outside Europe and thereby help promote synergies on a global scale.
  • It will help to better define specific problems that Third Countries face or that
    have a global character, so that bilateral research can work on the basis of
    mutual interest and mutual benefit.


3rd Call of the FP7 Theme - Food, Agriculture and Fisheries, and BiotechnologyFP7 is the short name for the Seventh Framework Programme for Research and Technological Development. This is the EU's main instrument for funding research in Europe, which runs from 2007 to 2013. The 3rd Call of the FP7 Theme - Food Agriculture, Fisheries and Biotechnology was published on 3 September, 2008. It contains a number of research topics which are directly related to Agricultural Research for Development and the MDGs, with a special emphasis on Africa. The deadline for submission is 15 January 2009. More information: Food, Agriculture and Fisheries, and Biotechnology Calls: FP7-KBBE-2009-3Work Programme 2009, Cooperation Theme 2. Food, Agriculture And Fisheries, and Biotechnology

U.S.-AFRICA Infrastructure conference

As developed markets worldwide face economic slowdowns, Africa continues to produce above average growth and is seeing increasingly higher levels of investment in infrastructure development.

The Corporate Council on Africa (CCA), in conjunction with its corporate and government partners, held its 2008 U.S. – Africa Infrastructure Conference: Connecting the Continent: October 6-8 in Washington, DC. It attracted more than 400 leaders from the private and public sectors in the U.S. and Africa, with specific interests in infrastructure-related industry investments.

The two-day conference, kicked off with a reception to celebrate the 50th anniversary of the U.S. Department of State's Bureau of African Affairs. Sessions featured specific areas of growth and development within infrastructure led by leaders and experts from both the public and private sectors. Central themes included investment opportunities in energy, power, transportation, infrastructure construction, ICT, as well as safety, security, and social responsibility in Africa. Of particular interest is the coming presidential election in the United States and the implications it might have on U.S. policy in Africa.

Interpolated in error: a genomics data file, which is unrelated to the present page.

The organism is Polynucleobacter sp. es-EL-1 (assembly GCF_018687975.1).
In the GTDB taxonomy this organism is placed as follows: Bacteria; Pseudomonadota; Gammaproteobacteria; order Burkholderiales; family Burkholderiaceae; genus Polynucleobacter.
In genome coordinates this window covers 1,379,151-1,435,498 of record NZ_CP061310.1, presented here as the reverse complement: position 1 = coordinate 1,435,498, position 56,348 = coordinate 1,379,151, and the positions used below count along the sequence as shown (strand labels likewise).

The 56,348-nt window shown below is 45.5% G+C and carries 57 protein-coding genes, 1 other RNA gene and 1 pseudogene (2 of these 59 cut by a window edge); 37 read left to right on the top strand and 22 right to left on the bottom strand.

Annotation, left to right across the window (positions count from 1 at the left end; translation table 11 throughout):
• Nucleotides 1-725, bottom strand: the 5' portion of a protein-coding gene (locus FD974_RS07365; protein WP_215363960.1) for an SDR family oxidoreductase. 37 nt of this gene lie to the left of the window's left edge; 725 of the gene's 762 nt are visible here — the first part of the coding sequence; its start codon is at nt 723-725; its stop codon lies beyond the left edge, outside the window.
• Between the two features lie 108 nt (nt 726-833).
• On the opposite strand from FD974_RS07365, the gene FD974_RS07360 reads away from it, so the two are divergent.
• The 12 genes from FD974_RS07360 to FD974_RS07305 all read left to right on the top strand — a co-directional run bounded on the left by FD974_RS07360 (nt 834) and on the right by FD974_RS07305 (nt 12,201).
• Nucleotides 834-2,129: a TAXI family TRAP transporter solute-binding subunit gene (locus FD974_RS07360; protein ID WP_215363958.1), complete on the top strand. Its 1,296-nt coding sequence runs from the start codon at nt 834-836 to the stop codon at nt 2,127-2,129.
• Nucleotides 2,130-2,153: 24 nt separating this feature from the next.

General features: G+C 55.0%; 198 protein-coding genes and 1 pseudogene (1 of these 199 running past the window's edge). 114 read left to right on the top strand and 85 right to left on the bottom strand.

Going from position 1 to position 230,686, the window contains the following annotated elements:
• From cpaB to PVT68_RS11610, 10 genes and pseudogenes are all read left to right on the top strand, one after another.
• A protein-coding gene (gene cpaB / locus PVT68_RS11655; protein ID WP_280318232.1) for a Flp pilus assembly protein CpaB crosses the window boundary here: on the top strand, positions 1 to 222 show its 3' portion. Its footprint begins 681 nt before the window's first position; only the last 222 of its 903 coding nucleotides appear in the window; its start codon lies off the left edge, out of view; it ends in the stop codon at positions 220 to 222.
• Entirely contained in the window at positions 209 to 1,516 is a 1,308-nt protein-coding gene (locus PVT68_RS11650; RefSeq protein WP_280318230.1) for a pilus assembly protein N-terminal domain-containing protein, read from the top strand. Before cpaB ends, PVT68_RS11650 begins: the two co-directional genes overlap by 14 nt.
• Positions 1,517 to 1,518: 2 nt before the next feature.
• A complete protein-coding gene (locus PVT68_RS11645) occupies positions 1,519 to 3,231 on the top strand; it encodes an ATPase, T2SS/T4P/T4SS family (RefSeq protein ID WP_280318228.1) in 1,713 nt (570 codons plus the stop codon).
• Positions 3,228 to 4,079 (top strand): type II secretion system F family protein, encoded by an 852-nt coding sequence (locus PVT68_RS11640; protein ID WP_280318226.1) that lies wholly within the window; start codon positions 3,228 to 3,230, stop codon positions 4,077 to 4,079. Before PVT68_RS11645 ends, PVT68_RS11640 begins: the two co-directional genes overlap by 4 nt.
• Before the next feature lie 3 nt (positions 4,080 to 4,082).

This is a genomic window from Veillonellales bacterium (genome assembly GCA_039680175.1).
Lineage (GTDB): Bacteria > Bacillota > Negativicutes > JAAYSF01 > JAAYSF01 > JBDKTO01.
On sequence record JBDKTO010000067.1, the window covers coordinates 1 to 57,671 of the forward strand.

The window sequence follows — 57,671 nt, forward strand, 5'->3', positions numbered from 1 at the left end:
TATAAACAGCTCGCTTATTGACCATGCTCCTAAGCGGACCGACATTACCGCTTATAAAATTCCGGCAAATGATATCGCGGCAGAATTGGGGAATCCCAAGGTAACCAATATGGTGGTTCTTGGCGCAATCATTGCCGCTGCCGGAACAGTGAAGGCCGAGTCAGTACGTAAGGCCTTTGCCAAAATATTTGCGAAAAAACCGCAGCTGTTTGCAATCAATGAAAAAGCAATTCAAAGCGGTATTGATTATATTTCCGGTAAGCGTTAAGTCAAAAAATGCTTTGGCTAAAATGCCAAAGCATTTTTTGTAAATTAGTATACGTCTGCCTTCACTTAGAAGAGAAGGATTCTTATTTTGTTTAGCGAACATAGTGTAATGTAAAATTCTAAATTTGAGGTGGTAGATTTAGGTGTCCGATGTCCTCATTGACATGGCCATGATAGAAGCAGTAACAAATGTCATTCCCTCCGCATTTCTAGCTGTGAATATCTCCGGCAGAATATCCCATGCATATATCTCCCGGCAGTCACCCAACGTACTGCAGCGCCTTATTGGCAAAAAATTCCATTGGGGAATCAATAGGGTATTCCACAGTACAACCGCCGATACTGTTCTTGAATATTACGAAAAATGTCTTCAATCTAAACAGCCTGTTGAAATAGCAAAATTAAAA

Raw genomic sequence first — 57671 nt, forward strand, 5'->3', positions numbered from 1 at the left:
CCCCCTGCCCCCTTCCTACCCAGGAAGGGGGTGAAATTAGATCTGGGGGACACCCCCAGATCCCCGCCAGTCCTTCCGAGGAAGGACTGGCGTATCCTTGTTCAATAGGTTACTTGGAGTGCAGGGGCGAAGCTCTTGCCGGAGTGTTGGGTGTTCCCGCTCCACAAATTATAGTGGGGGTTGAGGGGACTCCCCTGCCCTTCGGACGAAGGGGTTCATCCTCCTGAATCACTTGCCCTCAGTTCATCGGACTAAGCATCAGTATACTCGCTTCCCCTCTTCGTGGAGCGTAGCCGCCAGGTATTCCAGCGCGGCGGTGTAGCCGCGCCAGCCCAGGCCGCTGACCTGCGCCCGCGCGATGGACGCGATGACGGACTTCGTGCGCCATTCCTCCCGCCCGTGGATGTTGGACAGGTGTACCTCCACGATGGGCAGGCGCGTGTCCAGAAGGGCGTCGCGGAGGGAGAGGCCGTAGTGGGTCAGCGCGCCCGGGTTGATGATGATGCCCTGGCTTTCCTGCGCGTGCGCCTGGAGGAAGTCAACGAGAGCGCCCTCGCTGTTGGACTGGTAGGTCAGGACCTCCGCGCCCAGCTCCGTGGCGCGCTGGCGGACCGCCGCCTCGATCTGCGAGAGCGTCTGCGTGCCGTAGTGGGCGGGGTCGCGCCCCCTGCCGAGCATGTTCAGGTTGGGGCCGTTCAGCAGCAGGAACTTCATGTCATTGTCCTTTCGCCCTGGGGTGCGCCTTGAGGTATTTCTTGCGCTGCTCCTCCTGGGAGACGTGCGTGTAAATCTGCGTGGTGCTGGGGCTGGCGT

For more information on the 2008 U.S.-Africa Infrastructure Conference click here or visit Established in 1993, The Corporate Council on Africa is a nonpartisan 501 (c) (3) membership organization of nearly 200 U.S. companies dedicated to strengthening the commercial relationship between the U.S. and Africa. CCA members represent nearly 85 percent of total U.S. private sector investments in Africa.

International Banana Conference 2008

5 - 9 October. Mombasa, Kenya. Conference organised by the International Institute for Tropical Agriculture ( IITA), Bio Diversity, the Forum for Agricultural Research ( FARA), the International Society for Horticultural Science ( ISHS) and the Kenya Agricultural Research Institute (KARI).

The four-day international conference brought together growers, scientists, entrepreneurs and policy makers from around the world to organise the launch of an ambitious 10-year effort aimed at transforming what is now largely a subsistence crop into a major cash-earner for African’s poor rural farmers. The researchers discussing numerous ways of production and earning power of a crop which currently feeds more than 100 million Africans but whose potential is yet to be tapped. The project is sponsored by the Bill and Melinda Gates Foundation among others.

Researcher pushes for modern ways of growing bananas Business Daily Africa - 8 okt 2008

How biotechnology is being kept out of Africa

In Starved for Science, Paarlsberg's prose is as hard-hitting as the title suggests. His argument is essentially this: science can save Africa's smallholder farmers, so chemical fertilisers and genetically modified organisms (GMOs) should be welcomed with open arms, and the necessary research funding provided without delay.

It is no surprise that chemical fertiliser tops Paarlberg's shopping list for Africa's poor farmers. But there is no mention of how to cope with skyrocketing prices - driven by global oil price surges - which threaten to lock farmers into a system of fertiliser-dependency at a time when it is fast becoming unaffordable.
Paarlberg makes constant reference to the much-famed Green Revolution in Asia as a showpiece for the power of science in agricultural reform. But again, critics will claim that it is not an easily-replicable model and may be unsustainable in the longer term. In Africa itself, Bt cotton has been one of the most widely-documented GMO catastrophes on record. Surely it is no wonder governments are sceptical.

Starved for Science adds to the growing body of work on the biotechnology debate, summarising clearly and fervently the arguments in favour of a more "scientific" approach.
Robert Paarlberg is the Betty F. Johnson Professor of Political Science at Wellesley College

Published by Harvard University Press. Foreword by Norman Borlaug and Jimmy Carter.

The role of the private sector in stimulating innovation, generating employment and contributing to the development of African agriculture